Study Finds More Than 1 Million Allegedly Fake Net Neutrality Comments Filed

FCC doors

Well more than 1 million public comments on the Federal Communications Commission’s effort to roll back Obama-era net neutrality rules came from fake email addresses outside the U.S., according to a conservative-leaning think tank’s forensic analysis released July 17.

The National Legal and Policy Center, a small-government policy advocacy group, found that more than 1.3 million comments filed between July 3 and July 12 came from Germany, Russia or France, or were submitted from the U.S. but entered into the system as having come from an “international filer.” Of those, more than 1 million came from email addresses. Others came from the email domain or otherwise seemed to come from addresses created by a fake email generator, NLPC said.

FCC Chairman Ajit Pai is overseeing a plan to reverse utility-style common carrier regulation of broadband providers. Pai may also reverse other aspects of the FCC’s existing net neutrality rules, which were approved against GOP opposition in 2015 and rely on common carrier classification. July 17 was the deadline for initial public comments on Pai’s plan.

More 8.4 million comments in all had been submitted on the FCC’s proposal as of July 17. The FCC will collect reply comments through Aug. 16.

Under administrative law requirements, the FCC only has to give the public an opportunity to comment on rulemakings and weigh any comments that raise meaningful legal or technical questions. Evan Swarztrauber, director of public affairs at Tech Freedom, a technology think tank that opposes the current rules, told Bloomberg BNA that a large volume of fake comments is unlikely to affect the direction Pai ultimately takes.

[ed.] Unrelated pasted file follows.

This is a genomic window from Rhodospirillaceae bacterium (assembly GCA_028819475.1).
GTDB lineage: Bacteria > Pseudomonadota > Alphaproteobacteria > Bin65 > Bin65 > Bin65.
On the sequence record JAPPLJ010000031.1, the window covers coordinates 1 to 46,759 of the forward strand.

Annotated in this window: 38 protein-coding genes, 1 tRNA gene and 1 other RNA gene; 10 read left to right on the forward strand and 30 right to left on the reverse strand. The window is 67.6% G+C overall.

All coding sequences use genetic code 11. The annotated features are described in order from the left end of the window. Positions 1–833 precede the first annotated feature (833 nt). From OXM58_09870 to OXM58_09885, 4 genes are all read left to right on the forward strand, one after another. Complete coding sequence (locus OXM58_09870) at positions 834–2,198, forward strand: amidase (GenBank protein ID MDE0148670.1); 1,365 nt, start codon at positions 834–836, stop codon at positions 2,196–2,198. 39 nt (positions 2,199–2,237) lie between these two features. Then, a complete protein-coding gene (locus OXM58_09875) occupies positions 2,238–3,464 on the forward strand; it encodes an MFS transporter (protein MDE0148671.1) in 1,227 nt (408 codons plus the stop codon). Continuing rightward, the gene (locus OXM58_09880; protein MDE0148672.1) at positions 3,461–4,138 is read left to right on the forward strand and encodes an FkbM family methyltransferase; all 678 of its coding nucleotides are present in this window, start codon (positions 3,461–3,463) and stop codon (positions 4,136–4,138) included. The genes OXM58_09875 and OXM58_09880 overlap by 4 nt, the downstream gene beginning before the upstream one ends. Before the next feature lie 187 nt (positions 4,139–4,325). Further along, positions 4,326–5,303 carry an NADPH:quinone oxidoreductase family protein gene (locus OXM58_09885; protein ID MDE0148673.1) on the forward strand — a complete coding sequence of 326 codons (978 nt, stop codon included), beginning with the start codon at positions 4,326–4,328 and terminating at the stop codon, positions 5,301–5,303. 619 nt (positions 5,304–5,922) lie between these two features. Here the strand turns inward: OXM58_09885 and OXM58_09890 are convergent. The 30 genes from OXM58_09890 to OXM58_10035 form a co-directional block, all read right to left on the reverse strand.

“It’s interesting because really the public comment system is for people to submit substantive material,” he said. “The only reason it matters is if we’re counting. If we’re not counting, then who cares. The FCC has to look at the quality and not quantity.”

Tim Karr, senior director of strategy at Free Press, an internet advocacy group that supports the existing rules, told Bloomberg BNA that he still hopes Pai will take note of the authentic comments in the record.

“While some foes of open internet protections are pushing to get public comments on the issue, they're losing the numbers game,” Karr said. “Thankfully, millions of real people have commented at the FCC using other means, and the consensus is clear: Americans demand net neutrality safeguards.”

Free Press was among the groups leading the Net Neutrality Day of Action July 12, when internet companies and advocacy groups including Alphabet Inc’s Google, Twitter Inc. and the American Civil Liberties Union protested Pai’s proposal.